Sympathetic Characters in The Red Convertible by Love Medicine and Everyday Use by Alice Walker

December 9, 2020 by Essay Writer

In The Red Convertible, I found that Lyman was the more sympathetic character. Throughout the story, we see him doing things for his brother and trying to make his brother “come back” to him. This is especially shown the author puts a lot of time into talking about Lyman fixing the car and making the car look nice again. The amount of work Lyman put in was to be sacrificed in order to try and help his brother, Henry. If Lyman weren’t sympathetic for his brother’s feelings of being lost, he wouldn’t have done something so drastic.

In Henry’s defense, it is hard for him to be sympathetic. He had just been in Vietnam (as a Marine, if I may add). It more than likely took a huge toll on him, which is why he is so distant and different from the Henry that Lyman knew. You do see more of a sympathetic Henry at times (when he offers the ride, when he jokes around about fixing it, etc.) because he is trying to repair the relationship with his brother that he knows is no longer the same. Ultimately, though, Lyman is the more sympathetic one in this story.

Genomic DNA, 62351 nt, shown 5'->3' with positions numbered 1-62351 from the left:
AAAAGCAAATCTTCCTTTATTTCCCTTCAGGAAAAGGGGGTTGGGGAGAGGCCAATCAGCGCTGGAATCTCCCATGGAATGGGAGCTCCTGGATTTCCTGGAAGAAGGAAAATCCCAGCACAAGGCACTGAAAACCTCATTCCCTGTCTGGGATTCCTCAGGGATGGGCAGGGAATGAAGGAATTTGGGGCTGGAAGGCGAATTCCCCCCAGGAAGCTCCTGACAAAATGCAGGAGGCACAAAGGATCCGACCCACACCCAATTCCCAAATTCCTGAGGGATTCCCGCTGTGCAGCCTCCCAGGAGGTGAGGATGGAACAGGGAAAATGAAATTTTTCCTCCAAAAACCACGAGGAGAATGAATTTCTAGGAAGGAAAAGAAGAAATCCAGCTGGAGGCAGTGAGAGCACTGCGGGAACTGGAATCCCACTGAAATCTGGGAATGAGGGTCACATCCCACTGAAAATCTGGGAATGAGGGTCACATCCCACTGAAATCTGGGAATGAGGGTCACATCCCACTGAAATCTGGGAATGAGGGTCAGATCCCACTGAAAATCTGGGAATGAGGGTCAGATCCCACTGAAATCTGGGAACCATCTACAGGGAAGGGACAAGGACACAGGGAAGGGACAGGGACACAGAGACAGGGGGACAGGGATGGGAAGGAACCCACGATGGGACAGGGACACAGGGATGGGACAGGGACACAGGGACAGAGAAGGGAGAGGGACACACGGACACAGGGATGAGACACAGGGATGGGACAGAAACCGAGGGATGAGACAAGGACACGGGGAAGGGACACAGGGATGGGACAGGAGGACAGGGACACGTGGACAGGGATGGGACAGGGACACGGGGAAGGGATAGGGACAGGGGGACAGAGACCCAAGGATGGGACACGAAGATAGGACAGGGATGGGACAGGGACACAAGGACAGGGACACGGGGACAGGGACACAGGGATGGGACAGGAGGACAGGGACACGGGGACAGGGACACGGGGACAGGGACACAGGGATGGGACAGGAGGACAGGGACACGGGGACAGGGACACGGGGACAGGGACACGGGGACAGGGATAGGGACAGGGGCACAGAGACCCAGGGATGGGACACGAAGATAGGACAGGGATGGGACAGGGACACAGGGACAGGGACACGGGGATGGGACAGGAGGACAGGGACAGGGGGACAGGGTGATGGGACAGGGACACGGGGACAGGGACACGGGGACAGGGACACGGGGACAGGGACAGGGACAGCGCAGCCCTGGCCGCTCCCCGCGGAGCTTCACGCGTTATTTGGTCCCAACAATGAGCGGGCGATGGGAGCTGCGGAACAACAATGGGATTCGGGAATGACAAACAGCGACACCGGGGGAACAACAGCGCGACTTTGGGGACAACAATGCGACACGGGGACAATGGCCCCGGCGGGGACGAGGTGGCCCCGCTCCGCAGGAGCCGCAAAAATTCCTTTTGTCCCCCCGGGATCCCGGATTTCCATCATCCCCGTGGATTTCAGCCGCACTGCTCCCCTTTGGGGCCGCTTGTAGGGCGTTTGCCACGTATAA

In Everyday Use, I find Maggie to be the more sympathetic character. My case isn’t so much for the fact that Maggie is more sympathetic, but rather the fact that I find Dee less sympathetic than her. Dee seems kind of arrogant and self –centered. Sure, there were other quilts, but she wanted the specific ones that belonged to Maggie. Maggie, on the other hand, seems more relaxed and calm than Dee; she isn’t always engaging and making trouble.

Dee, being Dee, seems very entitled. She keeps asking her mother for things like the head of the butter churner, the dasher, and the quilts that belong to Maggie. I can understand why she may be asking for this, though. She wants all of these things for the same reason she is excited to see the benches, and that is because she wants to feel more connected to her family now that her life is different.

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